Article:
“There’s a lot going on in the external environment at the moment, a lot of uncertainty, and when that happens it’s easy for organisations to take their eye off the ball. They focus on the transactional and cut anything that isn’t, and they often suffer because of that short-term view. Where organisations are smart and see customer service as a way of differentiation, they invest in it, and they prosper.

“What I would say to boardrooms is look at the decline we’ve seen in customer satisfaction in the last two years, and ask yourself: what happens if you don’t address that? Where will you be if that figure keeps on going down?”

And where will they be?

“Customer satisfaction is a predictive indicator. We have been doing the UKCSI for ten years now. When I track the ebbs and flows across that time there is a lot of evidence to say that organisations suffering a fall in both their customer satisfaction and their employee engagement will sooner or later see a fall in financial performance too. Often sooner.

“Our own research shows that £122billion was lost to the UK economy last year through poor customer service. That equates to the time organisations are spending rectifying issues that they or their suppliers created, or the time we as consumers spend at work, trying to resolve our own personal issues.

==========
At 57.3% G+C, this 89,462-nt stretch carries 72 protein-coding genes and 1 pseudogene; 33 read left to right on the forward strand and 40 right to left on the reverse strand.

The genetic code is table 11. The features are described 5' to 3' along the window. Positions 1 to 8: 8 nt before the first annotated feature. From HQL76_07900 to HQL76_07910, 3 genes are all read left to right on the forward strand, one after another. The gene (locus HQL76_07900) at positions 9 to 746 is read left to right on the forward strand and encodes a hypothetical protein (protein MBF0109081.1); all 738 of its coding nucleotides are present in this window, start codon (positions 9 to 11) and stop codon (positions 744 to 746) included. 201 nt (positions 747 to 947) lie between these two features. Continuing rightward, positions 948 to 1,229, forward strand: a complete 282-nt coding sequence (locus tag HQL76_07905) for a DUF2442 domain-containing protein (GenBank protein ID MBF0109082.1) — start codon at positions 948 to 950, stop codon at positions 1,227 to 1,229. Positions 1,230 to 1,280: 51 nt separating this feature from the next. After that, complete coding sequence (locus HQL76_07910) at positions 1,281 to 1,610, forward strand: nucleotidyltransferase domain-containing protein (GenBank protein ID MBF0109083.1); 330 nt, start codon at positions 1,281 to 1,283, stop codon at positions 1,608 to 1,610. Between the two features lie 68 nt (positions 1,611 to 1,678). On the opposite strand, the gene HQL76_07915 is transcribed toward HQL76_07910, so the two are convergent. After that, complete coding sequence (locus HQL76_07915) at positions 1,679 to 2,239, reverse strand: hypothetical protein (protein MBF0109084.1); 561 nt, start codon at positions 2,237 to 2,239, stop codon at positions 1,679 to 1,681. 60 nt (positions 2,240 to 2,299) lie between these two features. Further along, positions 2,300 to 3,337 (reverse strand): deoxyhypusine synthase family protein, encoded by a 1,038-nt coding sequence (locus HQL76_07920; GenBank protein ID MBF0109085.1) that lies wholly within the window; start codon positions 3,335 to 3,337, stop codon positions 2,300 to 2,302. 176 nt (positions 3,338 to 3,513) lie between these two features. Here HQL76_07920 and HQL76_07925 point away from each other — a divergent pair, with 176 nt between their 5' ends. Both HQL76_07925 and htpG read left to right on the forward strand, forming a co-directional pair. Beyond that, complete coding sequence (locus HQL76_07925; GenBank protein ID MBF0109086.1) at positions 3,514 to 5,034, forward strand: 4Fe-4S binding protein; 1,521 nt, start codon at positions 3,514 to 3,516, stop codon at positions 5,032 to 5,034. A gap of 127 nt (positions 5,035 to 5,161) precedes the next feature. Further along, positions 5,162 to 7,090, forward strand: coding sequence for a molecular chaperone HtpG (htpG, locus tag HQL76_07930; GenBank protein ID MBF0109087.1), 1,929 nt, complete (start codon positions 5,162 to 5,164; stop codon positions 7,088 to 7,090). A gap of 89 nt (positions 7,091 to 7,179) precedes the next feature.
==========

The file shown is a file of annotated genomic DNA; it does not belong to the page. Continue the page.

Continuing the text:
“£122 billion. That is a frightening figure. And let’s remember, we are a service economy. 80% of the UK GDP is services related and 76% of the UK workforce works in some customer related role. So customer service and customer experience have never been more important.”

How about us as consumers?

“I think we are probably all more anxious than we used to be. That external environment has an influence on us too; we’re more stressed, more tense. But also there’s a great opportunity there for organisations to address that and differentiate themselves by taking some of the strain out of people’s lives and building, when appropriate, authentic and meaningful relationships.”

What’s the positive news companies can take away from this?

“Journalists sometimes ask me ‘is it because customers expect too much?’ Actually that’s the wrong question. Customers expect what they expect. It’s no good saying ‘well I think you’re being unreasonable’. We have to deal with that. But we can be very good at that indeed, so the question is how?

“What the UKCSI has proved, and continues to prove, is that it can be done. Amidst all the figures are organisations absolutely smashing their customer satisfaction figures out of the park every year.

“When things are tough you need to stay really focused, stay clear about your purpose, keep checking in that you are relevant and keep measuring impact rather than activities.

“All of the research we’ve done says that when organisations outperform in customer satisfaction over longer periods of time – and when their boards obsess about it - they get better financial results. For companies who can do that, and do it consistently, the chance of long term survival and prosperity is clear to see.”

Find out more about the UK Customer Satisfaction Index.